After the July 28, 2006, arrest of Mel Gibson for drunk driving, the Los Angeles Sheriff Department initially told the press that Mel Gibson was arrested without incident or special treatment. Subsequent to this, the original arrest report was leaked to the media, which included controversial statements by Gibson. Prior to his arrest, Gibson filmed a PSA for Baca's relief committee dressed in a sheriff's uniform. Upon questioning by The Los Angeles Times about charges of celebrity favoritism, Baca denied that his department tried to cover up Gibson's behavior. At the time, The Times reported that a civilian oversight committee had decided to investigate whether Gibson had received favorable treatment because of his celebrity status or his longtime friendship with Baca.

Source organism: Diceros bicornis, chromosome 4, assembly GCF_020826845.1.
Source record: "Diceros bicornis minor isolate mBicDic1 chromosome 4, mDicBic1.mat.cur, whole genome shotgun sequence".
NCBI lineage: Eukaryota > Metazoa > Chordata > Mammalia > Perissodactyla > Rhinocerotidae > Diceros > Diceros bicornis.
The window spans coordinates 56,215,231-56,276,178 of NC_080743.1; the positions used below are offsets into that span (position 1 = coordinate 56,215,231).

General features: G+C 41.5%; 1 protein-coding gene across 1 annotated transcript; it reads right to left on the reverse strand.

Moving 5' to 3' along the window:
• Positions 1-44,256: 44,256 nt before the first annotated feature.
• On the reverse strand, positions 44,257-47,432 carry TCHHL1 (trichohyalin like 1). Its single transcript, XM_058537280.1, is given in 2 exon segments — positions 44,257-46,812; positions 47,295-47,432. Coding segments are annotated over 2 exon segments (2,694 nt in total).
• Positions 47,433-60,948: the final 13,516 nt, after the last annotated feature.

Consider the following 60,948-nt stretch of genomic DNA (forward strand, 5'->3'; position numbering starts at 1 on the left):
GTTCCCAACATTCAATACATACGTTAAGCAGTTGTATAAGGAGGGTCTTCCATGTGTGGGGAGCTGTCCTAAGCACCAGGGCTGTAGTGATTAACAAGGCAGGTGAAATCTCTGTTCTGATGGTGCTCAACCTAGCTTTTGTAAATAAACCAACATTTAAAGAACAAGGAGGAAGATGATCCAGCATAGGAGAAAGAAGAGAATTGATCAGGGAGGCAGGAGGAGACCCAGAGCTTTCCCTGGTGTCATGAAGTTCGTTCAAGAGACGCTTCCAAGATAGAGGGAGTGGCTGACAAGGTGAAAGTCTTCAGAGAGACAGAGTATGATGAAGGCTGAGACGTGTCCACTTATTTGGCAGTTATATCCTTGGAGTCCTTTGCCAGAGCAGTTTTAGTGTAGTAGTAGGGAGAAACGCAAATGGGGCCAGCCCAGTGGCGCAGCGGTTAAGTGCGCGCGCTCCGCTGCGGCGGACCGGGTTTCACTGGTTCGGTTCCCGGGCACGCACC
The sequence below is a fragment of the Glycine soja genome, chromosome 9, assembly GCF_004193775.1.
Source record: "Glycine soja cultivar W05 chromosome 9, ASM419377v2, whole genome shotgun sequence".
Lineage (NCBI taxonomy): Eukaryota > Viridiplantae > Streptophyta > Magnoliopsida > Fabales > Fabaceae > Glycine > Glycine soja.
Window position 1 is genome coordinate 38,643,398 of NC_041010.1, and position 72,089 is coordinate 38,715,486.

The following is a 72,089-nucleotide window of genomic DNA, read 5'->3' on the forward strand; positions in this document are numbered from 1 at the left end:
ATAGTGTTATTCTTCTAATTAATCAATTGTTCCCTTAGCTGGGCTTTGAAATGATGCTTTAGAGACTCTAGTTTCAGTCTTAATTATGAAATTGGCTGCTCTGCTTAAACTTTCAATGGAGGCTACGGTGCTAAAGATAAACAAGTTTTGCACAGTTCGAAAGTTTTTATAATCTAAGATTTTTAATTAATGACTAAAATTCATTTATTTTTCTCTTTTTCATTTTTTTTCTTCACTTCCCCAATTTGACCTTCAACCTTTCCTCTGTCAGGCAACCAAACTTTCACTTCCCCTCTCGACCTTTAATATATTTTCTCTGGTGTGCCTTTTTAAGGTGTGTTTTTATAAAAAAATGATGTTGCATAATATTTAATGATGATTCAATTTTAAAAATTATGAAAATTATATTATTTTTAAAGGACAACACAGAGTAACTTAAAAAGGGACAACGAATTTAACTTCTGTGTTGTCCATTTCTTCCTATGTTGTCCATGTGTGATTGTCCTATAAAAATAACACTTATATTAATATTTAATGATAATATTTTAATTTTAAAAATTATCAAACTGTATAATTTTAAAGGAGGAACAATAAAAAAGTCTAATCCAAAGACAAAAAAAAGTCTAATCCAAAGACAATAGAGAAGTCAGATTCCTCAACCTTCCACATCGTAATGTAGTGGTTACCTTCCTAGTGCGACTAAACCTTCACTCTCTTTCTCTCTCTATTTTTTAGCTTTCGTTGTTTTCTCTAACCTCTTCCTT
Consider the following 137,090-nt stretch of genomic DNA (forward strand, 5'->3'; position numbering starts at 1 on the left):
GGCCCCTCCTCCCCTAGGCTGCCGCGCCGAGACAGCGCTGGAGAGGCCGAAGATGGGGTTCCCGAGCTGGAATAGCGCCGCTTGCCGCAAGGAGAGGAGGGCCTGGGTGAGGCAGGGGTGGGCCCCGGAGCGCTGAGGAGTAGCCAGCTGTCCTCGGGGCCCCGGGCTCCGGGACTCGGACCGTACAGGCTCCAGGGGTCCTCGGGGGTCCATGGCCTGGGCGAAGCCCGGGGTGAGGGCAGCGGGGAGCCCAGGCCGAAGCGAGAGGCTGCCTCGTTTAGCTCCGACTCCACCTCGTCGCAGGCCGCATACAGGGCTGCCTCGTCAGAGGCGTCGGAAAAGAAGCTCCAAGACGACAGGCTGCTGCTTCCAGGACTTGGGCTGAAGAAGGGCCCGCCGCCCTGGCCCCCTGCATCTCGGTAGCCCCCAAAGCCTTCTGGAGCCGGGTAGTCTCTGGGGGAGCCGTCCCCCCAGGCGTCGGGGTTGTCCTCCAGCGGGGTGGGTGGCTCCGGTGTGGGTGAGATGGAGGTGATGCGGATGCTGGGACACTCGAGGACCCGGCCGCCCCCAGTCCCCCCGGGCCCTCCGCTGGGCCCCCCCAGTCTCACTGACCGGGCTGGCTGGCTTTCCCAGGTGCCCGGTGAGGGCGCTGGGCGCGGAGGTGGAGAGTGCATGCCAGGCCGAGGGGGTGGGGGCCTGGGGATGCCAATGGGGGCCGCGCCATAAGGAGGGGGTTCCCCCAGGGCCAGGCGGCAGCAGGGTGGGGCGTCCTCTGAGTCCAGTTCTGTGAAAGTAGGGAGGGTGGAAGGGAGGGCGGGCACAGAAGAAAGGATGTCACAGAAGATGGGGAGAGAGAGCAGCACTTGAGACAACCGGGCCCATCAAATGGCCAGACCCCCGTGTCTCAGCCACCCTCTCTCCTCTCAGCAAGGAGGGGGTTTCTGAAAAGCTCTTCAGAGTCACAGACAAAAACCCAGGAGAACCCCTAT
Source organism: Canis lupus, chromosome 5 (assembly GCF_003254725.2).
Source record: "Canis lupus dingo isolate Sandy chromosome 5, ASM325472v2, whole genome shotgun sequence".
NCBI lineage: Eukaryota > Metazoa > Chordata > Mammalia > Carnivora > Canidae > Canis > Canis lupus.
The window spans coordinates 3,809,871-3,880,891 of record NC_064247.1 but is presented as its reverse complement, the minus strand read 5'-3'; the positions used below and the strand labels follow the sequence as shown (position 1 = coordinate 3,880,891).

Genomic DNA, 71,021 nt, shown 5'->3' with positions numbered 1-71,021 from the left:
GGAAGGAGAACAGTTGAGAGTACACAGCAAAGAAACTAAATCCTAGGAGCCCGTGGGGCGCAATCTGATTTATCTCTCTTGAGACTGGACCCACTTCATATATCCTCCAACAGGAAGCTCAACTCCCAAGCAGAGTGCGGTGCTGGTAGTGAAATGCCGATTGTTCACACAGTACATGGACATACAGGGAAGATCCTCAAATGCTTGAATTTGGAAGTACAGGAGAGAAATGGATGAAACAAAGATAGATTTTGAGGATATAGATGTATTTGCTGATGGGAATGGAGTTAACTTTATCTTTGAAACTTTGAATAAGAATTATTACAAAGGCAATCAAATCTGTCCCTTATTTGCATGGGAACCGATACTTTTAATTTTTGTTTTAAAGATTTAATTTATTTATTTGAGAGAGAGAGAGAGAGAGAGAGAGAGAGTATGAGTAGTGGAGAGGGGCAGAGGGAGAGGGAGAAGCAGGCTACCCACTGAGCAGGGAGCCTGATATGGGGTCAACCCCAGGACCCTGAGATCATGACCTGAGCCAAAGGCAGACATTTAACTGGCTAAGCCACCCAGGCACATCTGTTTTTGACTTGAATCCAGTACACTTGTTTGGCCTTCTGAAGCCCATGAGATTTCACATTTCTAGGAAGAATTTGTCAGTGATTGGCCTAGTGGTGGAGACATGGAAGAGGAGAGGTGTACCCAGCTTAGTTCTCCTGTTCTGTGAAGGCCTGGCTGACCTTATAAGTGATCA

On June 3, 2007, celebrity Paris Hilton surrendered herself to the Los Angeles Sheriff's Department to serve a 45-day sentence as ordered by Superior Court Judge Michael T. Sauer. The 45 day sentence could be reduced to as few as 23 days for good behavior. She was placed in the Lynwood facility and separated from the general population for her safety.
Around 2 a.m. on June 7, 2007, Baca's department released Hilton after serving only 79 hours of her sentence. She was allowed to return home, and her sentence was converted to 40 days of house arrest amid rumors of a medical condition, which later emerged to be psychological.